What makes a squash racquet a good control racquet?

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So what makes a squash racquet good for control? There are a lot of factors actually. The size of the head plays an important part. The style of head also plays a big part in what would normally be deemed a control racquet. The string tension also plays an important part in determining control. The individual playing with the racquet though is probably the most important part of the equation.

Head Youtek Xenon2 135 Squash RacquetHead Size

The size of the head is one of the first things to look at when looking for a control racquet. The larger the head the longer the strings are between the points it contacts with the frame. The longer the strings are the more give they will have which helps produce power. It helps produce power at the cost of control though. When the string flexes and then returns back to shape it does not do so perfectly and there will therefore be a loss of control. So when considering what racquet will be good for control getting one with a smaller overall head size makes sense.

Dunlop Biomimetic Pro GTS 130 Squash RacquetHead Style

A traditional head shape with a bridged throat is normally better for control. This is due to the more uniform length of the main and cross strings. In particular the main strings on a teardrop style of head are longer to help generate more power. They flex more to generate more pace but once again they do so at the cost of control. The bridge also helps provide some stability to the racquet which can assist in control. The more the frame twists the less accurate it will be. A racquet with a bridged throat will normally twist less and help with control.

String Tension

The tension of the strings will play an important part of how much control the racquet plays with. This is also one thing that can change after you have purchased the racquet which is nice. Overall the tighter the strings are the more control they will provide. This goes back to the amount of give, or flex the strings have. The tighter they are the less they will give upon contact with the ball. This will help control the ball while hurting power. So if you are trying to gain more control out of any racquet you can restring the racquet at a higher/tighter tension to help improve control.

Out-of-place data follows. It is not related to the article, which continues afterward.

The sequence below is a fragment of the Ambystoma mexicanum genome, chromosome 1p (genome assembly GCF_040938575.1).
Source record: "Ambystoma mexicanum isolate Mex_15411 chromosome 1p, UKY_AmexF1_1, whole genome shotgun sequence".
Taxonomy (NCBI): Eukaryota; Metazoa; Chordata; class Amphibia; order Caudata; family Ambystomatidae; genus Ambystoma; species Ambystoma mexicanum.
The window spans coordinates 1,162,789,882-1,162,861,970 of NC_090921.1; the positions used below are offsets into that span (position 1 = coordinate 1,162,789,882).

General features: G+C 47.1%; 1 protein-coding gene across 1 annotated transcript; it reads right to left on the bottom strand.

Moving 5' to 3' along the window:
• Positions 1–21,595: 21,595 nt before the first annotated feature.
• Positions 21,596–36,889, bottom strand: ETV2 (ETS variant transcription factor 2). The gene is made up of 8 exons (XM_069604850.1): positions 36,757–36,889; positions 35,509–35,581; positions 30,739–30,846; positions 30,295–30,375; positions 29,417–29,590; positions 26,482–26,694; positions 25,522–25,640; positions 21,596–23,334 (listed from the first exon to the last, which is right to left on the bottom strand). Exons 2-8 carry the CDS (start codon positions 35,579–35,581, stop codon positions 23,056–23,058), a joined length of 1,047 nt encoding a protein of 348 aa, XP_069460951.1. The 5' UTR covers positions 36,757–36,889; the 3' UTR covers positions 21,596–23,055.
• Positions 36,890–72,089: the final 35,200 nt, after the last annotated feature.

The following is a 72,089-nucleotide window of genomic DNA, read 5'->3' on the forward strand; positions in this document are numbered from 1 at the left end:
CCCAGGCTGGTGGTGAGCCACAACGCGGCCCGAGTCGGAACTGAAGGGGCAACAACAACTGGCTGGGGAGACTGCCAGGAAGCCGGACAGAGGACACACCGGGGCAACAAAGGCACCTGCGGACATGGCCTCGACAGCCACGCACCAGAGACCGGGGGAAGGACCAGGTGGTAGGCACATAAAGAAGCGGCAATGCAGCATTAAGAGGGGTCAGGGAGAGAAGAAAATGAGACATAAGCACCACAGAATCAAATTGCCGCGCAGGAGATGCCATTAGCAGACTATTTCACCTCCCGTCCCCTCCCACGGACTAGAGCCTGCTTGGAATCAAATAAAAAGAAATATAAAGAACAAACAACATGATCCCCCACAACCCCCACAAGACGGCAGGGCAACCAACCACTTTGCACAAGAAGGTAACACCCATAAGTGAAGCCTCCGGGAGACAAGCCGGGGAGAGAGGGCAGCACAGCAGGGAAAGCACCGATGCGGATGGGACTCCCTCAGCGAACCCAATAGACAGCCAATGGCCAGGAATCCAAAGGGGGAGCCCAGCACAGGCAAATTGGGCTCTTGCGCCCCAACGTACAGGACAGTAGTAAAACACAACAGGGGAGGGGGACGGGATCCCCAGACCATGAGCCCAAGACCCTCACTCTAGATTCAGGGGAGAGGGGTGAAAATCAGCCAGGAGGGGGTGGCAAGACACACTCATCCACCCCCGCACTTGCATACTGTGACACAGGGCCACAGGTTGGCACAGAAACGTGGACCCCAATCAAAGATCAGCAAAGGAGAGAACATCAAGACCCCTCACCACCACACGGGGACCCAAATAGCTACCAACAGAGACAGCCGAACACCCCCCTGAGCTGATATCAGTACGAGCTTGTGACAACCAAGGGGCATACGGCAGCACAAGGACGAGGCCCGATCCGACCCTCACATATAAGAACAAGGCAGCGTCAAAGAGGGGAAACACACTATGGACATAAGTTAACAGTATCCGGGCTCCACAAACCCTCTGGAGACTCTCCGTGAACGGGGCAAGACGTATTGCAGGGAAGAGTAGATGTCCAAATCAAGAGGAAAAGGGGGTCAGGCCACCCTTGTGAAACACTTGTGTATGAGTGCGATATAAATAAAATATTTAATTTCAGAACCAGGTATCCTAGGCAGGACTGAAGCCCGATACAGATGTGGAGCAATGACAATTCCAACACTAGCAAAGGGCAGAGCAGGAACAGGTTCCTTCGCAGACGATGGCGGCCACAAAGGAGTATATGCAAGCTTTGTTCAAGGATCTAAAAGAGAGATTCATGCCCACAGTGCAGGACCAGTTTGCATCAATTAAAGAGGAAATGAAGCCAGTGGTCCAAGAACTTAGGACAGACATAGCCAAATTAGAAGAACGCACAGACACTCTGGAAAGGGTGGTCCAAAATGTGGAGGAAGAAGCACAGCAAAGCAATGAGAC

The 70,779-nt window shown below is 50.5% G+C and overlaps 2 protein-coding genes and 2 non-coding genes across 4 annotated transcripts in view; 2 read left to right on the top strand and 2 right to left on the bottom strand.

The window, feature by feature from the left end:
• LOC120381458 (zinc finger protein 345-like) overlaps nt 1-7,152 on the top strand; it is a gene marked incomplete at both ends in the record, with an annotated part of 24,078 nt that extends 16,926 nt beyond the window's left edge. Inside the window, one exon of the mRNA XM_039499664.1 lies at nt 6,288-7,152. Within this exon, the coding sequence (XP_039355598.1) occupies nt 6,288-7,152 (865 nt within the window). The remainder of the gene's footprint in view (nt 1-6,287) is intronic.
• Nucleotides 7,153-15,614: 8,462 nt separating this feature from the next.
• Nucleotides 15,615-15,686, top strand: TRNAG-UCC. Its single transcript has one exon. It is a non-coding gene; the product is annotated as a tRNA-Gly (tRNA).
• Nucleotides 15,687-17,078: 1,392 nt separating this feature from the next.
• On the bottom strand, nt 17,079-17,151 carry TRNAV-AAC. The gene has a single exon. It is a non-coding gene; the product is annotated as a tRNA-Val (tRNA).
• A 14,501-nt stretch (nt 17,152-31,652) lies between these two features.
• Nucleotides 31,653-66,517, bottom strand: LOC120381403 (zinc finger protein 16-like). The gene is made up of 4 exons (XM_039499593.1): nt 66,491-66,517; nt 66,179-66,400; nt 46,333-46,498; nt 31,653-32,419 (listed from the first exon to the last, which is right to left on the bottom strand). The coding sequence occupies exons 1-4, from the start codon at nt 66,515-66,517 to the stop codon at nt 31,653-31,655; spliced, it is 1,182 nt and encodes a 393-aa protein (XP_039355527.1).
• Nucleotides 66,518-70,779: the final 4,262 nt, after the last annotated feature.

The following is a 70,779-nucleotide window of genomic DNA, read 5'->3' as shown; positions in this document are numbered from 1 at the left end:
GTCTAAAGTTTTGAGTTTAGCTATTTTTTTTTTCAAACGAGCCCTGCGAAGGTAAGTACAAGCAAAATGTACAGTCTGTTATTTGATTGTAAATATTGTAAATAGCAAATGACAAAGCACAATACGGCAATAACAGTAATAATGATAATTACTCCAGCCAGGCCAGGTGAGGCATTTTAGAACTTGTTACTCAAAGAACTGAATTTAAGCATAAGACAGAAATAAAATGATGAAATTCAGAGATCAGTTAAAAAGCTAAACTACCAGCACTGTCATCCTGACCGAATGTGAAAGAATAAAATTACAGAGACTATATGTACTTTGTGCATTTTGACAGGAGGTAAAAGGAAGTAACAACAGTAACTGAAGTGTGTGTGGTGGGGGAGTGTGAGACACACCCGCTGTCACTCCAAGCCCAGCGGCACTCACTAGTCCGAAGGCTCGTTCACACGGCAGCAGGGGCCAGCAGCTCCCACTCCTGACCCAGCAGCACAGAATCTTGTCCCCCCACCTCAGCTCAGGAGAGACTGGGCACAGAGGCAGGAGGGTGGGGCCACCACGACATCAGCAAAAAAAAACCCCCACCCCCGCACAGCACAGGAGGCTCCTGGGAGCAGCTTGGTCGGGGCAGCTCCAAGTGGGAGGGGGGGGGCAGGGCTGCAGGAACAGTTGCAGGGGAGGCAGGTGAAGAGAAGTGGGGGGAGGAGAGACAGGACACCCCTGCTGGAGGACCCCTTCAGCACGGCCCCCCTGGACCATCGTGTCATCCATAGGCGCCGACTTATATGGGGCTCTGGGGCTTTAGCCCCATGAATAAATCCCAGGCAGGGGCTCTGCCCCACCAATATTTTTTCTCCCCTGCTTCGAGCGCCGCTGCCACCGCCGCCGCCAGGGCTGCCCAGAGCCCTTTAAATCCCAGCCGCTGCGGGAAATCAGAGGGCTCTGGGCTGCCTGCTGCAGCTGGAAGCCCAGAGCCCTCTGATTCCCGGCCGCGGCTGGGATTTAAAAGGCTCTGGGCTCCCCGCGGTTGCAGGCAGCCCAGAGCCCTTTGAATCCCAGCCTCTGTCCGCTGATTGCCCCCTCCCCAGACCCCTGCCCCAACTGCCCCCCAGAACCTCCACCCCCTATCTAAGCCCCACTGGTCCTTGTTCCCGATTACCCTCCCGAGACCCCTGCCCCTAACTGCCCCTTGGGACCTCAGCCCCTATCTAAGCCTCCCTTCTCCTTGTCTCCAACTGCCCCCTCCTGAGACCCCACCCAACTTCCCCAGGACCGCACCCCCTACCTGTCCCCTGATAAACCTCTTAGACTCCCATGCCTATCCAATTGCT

The Player

Why does the player matter? There are a few very good reasons. It is safe to say that a professional player would be more accurate with a large teardrop head than a beginner would be with a smaller headed racquet that has a bridged throat. The reason is skill in this instance of course. More importantly though is the relative ability of the player. You need to be able to generate power when hitting the squash ball. Not on every shot of course but you need to be able to hit the ball hard, and accurately sometimes. If the player is unable to generate enough pace on the ball accurately they might be best served to look at a racquet that can assist with generating more power. This could actually aid in the players control! The reason for this is because they will be able to swing at a speed they can control and generate enough power. If this type of player gets too much of a control type racquet they will likely have to swing too hard to actually control the racquet and their shot quality will suffer. A player that has no problem generating pace might well benefit from a good control racquet. That same racquet could actually hurt the performance of a player that can’t hit the ball very hard. It is important to consider the player when considering what racquet will help with control.

Want to learn more about squash racquet and which one might benefit you? Check out our guide to buying a squash racquet by clicking the “Download Now” button below.








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